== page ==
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The Blame Game

Major Malware Outbreaks Evade Anti-Virus Protection

A report released on July 14, 2009 states that “Several successive and massive malware outbreaks caused a spike in malware that was undetected by major AV engines.”

In Commtouch’s Q2 Report available here , which covers the analysis of over 2 billion emails and Internet transactions, they also claim:

  • “Business” was the website category most infected with malware
  • An average of 376,000 new zombies were activated each day with malicious intent

Amir Lev, Chief Technology Officer of Commtouch said that for the last 18 months anti-virus (AV) engines used many generic signatures, which were effective at blocking malware. However, malware writers and distributors introduced new variants which are immune to these generic signatures.

This time period coincides with the infection of 1,000s of websites with gumblar, martuz and iframe malscripts which then received Google’s moniker of “This site may harm your computer.”

The Blame Game

Answering many, many blog and forum postings from disgruntled website owners and developers who’ve been the victim of these recent gumblar, martuz and iframe infections, it’s been our experience that quite often the thought process of the victimized website owner follows this path:

  1. The website owner or webmaster receives an email from Google notifying them that their site is infectious. Google rarely (if ever) is wrong so they immediately slap all SERPs (Search Engine Result Pages) with the “This site may harm your computer” label thereby stopping all traffic dead in it’s tracks.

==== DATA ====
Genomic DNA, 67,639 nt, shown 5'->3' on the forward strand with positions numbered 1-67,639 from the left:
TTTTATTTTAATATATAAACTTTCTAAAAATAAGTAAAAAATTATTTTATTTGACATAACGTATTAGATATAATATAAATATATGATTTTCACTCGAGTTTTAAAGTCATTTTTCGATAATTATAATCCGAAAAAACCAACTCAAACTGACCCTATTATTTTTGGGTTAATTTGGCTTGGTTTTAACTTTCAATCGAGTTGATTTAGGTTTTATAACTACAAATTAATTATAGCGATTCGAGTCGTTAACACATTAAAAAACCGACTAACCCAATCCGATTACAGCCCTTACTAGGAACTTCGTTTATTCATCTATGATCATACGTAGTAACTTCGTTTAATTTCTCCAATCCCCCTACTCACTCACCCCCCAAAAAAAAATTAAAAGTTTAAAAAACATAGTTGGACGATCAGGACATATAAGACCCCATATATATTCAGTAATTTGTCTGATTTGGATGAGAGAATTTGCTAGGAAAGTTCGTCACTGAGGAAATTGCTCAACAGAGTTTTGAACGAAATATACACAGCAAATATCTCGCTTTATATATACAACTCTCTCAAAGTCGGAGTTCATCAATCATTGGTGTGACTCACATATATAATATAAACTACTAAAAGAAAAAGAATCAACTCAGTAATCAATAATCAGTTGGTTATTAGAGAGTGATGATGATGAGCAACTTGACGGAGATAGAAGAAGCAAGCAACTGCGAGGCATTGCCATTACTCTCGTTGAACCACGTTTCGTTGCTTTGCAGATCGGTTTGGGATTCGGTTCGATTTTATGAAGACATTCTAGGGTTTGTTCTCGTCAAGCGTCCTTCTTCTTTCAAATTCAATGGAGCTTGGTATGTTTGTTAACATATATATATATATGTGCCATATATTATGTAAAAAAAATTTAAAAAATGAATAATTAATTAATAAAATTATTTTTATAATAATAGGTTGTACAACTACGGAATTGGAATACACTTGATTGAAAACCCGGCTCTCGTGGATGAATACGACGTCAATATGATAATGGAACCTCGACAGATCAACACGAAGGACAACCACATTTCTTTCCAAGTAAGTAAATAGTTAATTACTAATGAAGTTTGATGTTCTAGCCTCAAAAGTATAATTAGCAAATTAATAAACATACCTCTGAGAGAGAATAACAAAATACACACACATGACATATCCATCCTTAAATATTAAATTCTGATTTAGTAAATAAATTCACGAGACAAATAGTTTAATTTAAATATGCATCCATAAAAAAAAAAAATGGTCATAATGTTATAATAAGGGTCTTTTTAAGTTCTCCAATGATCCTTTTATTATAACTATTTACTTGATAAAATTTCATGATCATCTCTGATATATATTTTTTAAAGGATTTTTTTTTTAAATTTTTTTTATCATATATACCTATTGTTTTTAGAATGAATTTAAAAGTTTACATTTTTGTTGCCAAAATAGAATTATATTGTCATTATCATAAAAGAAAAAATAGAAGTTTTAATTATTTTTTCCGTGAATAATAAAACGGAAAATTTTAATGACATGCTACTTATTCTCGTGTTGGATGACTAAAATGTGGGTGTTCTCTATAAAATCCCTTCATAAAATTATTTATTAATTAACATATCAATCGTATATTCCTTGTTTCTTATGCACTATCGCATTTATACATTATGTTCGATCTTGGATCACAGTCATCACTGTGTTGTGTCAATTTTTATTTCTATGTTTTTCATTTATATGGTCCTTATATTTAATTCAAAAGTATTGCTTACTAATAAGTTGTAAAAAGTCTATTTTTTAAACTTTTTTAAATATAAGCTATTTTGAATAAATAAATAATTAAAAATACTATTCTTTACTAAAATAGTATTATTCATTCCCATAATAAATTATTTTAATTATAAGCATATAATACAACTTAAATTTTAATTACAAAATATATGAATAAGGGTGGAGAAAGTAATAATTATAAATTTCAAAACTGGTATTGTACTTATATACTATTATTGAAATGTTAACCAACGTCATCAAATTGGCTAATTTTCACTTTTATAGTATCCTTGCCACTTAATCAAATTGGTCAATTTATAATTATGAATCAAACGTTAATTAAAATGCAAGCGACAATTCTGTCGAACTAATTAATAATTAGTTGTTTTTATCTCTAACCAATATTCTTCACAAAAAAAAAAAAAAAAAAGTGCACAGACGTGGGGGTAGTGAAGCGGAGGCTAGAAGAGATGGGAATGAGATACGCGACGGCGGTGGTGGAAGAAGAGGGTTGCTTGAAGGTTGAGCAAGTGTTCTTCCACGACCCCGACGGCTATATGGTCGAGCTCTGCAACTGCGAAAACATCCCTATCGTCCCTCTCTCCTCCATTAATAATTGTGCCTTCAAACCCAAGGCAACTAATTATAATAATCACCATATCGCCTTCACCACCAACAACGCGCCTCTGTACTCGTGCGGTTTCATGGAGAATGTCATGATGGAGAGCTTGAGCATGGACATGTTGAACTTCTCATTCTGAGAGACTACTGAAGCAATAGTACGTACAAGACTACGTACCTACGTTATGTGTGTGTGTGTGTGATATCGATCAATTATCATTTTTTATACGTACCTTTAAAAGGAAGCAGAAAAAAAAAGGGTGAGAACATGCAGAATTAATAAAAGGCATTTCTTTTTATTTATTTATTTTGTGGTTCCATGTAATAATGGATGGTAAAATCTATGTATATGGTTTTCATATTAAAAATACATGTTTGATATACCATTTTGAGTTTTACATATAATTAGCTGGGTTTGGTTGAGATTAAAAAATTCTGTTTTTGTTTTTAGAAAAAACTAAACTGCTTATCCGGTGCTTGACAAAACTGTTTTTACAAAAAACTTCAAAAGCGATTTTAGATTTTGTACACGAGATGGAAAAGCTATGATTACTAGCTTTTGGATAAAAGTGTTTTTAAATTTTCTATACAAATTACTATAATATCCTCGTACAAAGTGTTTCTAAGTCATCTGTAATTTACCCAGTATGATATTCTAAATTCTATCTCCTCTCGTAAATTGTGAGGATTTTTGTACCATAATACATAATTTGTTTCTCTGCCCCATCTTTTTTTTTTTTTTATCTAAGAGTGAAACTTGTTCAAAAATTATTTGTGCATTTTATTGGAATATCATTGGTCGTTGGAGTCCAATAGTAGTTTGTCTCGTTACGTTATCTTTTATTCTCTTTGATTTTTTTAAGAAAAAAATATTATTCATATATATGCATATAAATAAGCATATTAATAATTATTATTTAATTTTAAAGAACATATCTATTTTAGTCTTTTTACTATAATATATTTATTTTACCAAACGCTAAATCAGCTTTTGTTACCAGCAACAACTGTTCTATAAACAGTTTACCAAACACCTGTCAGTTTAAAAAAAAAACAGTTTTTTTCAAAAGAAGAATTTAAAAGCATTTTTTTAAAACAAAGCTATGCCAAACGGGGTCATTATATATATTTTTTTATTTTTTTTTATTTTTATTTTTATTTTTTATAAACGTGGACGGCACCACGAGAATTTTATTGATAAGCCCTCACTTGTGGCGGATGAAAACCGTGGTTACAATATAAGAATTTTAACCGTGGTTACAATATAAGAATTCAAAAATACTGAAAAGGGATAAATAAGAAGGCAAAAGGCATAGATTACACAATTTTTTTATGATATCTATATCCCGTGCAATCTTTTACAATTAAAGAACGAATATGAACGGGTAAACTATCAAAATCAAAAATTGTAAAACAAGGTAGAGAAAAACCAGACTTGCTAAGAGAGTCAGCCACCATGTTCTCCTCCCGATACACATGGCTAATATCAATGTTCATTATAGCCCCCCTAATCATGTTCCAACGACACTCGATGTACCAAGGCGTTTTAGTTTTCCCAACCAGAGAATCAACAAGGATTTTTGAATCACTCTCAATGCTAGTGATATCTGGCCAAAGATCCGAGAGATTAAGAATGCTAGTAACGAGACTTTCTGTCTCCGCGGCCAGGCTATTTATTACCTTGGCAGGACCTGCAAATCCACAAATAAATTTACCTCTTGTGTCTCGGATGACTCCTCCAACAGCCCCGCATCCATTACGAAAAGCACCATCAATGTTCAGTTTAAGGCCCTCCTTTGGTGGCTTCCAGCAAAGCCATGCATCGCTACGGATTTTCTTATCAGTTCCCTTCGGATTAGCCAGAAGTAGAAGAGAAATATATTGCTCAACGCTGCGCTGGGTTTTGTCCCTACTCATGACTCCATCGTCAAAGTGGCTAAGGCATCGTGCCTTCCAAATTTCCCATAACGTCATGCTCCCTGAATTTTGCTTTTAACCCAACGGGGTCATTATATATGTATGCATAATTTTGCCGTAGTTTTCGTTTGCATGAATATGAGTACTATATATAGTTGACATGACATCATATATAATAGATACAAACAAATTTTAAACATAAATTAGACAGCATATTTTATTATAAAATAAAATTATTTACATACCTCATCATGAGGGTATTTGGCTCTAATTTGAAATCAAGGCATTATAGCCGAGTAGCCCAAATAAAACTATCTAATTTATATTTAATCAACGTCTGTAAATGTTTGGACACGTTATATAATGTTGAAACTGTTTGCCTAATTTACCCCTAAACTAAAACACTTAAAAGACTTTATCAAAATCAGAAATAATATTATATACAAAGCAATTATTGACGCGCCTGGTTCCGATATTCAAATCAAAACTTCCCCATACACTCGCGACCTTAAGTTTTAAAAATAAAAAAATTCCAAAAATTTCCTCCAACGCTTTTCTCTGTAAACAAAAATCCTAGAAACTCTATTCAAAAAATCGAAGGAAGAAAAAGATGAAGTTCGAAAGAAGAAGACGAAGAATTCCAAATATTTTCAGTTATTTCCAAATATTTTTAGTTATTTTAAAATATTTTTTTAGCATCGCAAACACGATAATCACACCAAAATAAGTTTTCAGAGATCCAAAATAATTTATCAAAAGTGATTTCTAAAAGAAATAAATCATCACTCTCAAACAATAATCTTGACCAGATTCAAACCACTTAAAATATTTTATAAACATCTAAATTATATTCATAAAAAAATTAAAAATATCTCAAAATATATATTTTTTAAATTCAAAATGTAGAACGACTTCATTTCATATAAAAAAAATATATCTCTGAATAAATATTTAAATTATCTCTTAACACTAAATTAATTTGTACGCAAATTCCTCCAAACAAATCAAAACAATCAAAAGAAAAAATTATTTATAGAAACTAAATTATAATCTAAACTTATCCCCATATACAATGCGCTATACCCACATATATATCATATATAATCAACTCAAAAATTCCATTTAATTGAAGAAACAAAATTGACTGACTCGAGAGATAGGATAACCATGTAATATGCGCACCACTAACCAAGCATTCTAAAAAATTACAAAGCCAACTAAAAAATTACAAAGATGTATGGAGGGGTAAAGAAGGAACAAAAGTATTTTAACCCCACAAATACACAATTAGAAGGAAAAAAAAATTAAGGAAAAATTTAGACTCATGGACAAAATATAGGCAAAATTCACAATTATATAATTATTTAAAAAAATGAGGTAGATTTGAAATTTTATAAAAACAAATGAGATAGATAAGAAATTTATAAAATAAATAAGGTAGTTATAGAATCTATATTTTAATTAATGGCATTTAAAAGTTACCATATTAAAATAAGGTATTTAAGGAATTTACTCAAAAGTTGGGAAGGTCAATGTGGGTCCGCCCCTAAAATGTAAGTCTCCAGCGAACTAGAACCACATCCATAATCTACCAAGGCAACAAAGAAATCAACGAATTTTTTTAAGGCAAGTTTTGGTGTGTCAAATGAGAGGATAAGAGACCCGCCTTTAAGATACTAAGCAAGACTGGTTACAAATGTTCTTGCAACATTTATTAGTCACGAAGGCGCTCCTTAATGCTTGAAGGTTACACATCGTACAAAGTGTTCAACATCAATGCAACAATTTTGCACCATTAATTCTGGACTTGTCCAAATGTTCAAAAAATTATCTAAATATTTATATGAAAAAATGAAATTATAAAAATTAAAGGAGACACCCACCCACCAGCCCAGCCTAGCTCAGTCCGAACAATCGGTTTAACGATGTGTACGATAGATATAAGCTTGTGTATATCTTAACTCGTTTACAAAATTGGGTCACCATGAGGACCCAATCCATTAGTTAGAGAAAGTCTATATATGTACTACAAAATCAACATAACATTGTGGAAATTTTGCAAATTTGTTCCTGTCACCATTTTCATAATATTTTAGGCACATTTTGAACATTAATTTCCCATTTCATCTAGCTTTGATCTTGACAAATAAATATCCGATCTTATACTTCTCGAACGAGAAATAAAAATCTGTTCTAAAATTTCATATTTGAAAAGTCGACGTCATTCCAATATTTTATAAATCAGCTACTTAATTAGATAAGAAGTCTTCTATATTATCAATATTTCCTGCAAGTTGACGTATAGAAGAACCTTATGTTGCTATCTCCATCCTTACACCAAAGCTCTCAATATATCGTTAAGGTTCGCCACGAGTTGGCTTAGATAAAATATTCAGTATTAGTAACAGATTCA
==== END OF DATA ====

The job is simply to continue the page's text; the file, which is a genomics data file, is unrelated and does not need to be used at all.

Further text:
2. Cautiously the site owner or webmaster will try to view the site. They don’t want to become infected from their own site, but their curiosity is overwhelming. They typically don’t see anything malicious.
  3. “How do I find and clean this?” Often these people will post questions on sites like Google’s Webmaster Forums or www.badwarebusters.org or some other favorite online watering hole.
  4. Then their focus turns to, “Who’s to Blame?”

The feeling of many site owners is one of “I’ve been violated and I need to blame someone.”

When hacking victims get to “Who’s to blame”, they quite often turn their attention to their hosting provider. Many times the blogs and forums are filled with postings where people blame even some of the largest hosting providers. Site owners want to instantly spend the time and money to move their website to a different hosting provider where they’ll once again feel safe and secure.

All because they feel it’s the hosting provider’s fault their site, or sites, were hacked.

The site owner or developer will call the hosting provider looking for assistance from their technical staff and quite frequently, they can’t find the obfuscated malscript buried deep inside some harmless HTML code either. Many times the website has been blocked by various anti-virus programs, Google’s search results and sometimes even corporate website filters for days or weeks before the issue is resolved.

Even if the site owner goes through the trouble of moving to a new hosting provider, with these recent infections, their site will just get hacked again and again.

Then who’s to blame? The new hosting provider? How many more hosting provider’s will the site owner move to until they finally find one that gives them that safe and secure feeling?

Many site owner’s want the hosting provider to take responsibility and clean their site. After all, they’re paying their $5 – $10 per month so the hosting provider should take responsibility and the spend the time to clean the infectious website, right? No matter how many times the site gets re-infected.

Don’t Shoot the Messenger

I hate to be the one to break it to you, but, hosting providers had nothing to do with websites getting hacked with the recent gumblar, martuz or iframe injections. It was anyone’s fault but theirs.

It could be the site owner’s fault, or the anti-virus company’s fault, or Microsoft’s fault, or the fault of the company that wrote the FTP software being used.

It was almost anyone’s fault – except that of the hosting provider.

Let me explain.

You see, with all the malware that went undetected by these generic signatures, thousands of PCs were compromised. According to the Commtouch report referenced above, 376,000 new zombies per day.